Topic: Swimming and thermoregulation in sharks and tuna
Thunniform swimming depends on a large, lunate tail that is joined to the rest of the body via a narrow peduncle. Whilst the tail flicks backwards and forwards, so propelling the animal, the rest of the body hardly moves sideways.
It comes as no surprise to see that large marine animals that swim fast, typically range very widely (sometimes for thousands of kilometres) and can often dive to considerable depths, typically have a fusiform body, a prominent tail and stabilizing fins. Familiar examples include many marine mammals including dolphins, the extinct ichthyosaurs, the sharks and tuna. In the last two cases, however, there is a very striking convergence that, as Jeanine Donley and colleagues rightly emphasize, is much more than skin deep. In the case of the sharks the particular comparison rests on the lamnids, although a similar case applies also to the somewhat less well-known alopiid sharks.
Thunniform swimming in lamnid sharks and tuna
Both tuna and shark progress by what is known as thunniform swimming. In essence this depends on a large, lunate tail that is joined to the rest of the body via a narrow peduncle. Whilst the tail flicks backwards and forwards, so propelling the animal, the rest of the body hardly moves sideways. This is in marked contrast to most fish which locomote by throwing the body into a series of sinous waves, generally referred to as carangiform and is at its most pronounced in the angulliform locomotion of the eels. In all cases, of course, the locomotory power is provided by the muscular contractions, but in thunniforms the power is transmitted to the tail in a very specific fashion.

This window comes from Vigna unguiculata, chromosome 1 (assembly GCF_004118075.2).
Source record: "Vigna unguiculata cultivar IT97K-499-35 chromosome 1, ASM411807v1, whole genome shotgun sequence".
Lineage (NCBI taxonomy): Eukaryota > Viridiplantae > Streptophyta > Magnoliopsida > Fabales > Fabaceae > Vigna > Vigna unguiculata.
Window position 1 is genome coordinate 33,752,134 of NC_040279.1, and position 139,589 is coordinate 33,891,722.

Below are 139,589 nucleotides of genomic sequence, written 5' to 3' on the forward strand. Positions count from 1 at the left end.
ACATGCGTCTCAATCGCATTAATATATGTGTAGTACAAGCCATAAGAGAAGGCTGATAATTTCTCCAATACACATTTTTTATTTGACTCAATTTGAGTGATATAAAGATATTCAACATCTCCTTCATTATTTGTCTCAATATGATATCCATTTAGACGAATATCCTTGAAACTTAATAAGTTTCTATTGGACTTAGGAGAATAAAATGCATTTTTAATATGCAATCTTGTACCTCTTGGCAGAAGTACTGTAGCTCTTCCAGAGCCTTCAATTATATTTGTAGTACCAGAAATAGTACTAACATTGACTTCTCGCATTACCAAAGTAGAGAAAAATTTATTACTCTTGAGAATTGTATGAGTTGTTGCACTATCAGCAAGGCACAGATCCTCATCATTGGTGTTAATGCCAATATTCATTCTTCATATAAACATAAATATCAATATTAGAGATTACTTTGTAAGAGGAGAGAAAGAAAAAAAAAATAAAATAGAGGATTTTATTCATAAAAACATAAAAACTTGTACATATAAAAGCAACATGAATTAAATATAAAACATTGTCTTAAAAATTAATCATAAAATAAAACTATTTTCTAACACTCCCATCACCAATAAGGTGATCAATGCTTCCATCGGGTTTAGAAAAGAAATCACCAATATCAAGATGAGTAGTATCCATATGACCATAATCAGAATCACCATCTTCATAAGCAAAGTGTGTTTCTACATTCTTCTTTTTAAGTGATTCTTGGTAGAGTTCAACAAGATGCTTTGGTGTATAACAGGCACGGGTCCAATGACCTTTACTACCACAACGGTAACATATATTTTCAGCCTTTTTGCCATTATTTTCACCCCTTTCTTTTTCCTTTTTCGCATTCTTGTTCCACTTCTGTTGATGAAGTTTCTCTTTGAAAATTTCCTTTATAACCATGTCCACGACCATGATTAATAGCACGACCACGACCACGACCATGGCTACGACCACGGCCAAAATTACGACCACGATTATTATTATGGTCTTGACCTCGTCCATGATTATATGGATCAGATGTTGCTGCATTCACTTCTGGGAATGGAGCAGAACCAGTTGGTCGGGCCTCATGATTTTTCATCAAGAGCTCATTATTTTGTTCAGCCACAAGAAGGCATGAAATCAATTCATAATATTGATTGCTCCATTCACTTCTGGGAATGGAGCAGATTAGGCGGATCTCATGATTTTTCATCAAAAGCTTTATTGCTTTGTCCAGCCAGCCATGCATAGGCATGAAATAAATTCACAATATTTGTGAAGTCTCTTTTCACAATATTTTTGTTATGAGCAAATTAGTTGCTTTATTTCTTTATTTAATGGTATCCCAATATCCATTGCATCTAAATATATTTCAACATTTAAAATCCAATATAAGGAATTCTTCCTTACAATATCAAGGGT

It is necessary to know that in fish there are typically two types of muscle. Usual locomotion is achieved by contraction of aerobic red muscle that is usually located on the body margins, and whose contractions can throw the body into sinous waves. The white muscle is only used for power bursts, and because it can function without oxygen it is referred to as anaerobic. Understandably power bursts can only be of short duration because the oxygen debt has to be paid off (a direct analogy is the build-up of lactic acid in our calf muscles when we run too fast for the legs to be supplied with enough oxygen). In lamnid sharks and tuna, the fish have independently arrived at an almost identical solution to achieve thunniform locomotion. The main mass of red muscle is moved more centrally, and becomes largely independent of the rest of the muscle blocks so when it contracts it slides semi-independently. Second, and critically, the power of the muscular contractions is transmitted to the tail via a system of tendons. Crucially, although the function of the tendons is effectively identical, their origin in lamnid sharks is different from that of tuna. Thus, as ever, there is an evolutionary footprint.
Thermoregulation in sharks and tuna
Another key innovation of this system is the independent evolution of thermoregulation and endothermy (“warm-bloodedness”). Endothermy has evolved independently many times e.g. in other vertebrates such as birds and mammals, and also many groups of insects, such as the sphingid moths. The principle area of heat generation in endothermic fish is in the alimentary canal, but heat is generated in different regions in the shark and tuna. Secondary areas of heat generation are also found in the brain and eye regions of sharks and tuna, and it is possible that this assists visual acuity and cognition, at least in the shark.
One critical anatomical feature in the endothermy of shark and tuna is the evolution of a counter-current blood system. Typically, this consists of a network of blood vessels (rete mirabile, or “wonderful network”) whereby blood flowing in either direction can exchange heat (or in cases such as the fish swim bladder, respiratory gases). In effect, heat that is being transported out of the zone of thermal generation is constantly transported back so as to maintain a core temperature higher than other areas of the body. This has a potentially disastrous consequence because the solubility of oxygen decreases with increasing temperature, so the warmth that is being returned to the core region by the blood flow ought to contain less oxygen, a hardly helpful development given that this is a region of high metabolic activity. The trick to solve this physiological problem has been to induce a so-called reverse temperature effect in the haemoglobin (the protein that carries the oxygen), and unsurprisingly this has evolved independently in shark and tuna.
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Map of Life - "Swimming and thermoregulation in sharks and tuna"
October 17, 2017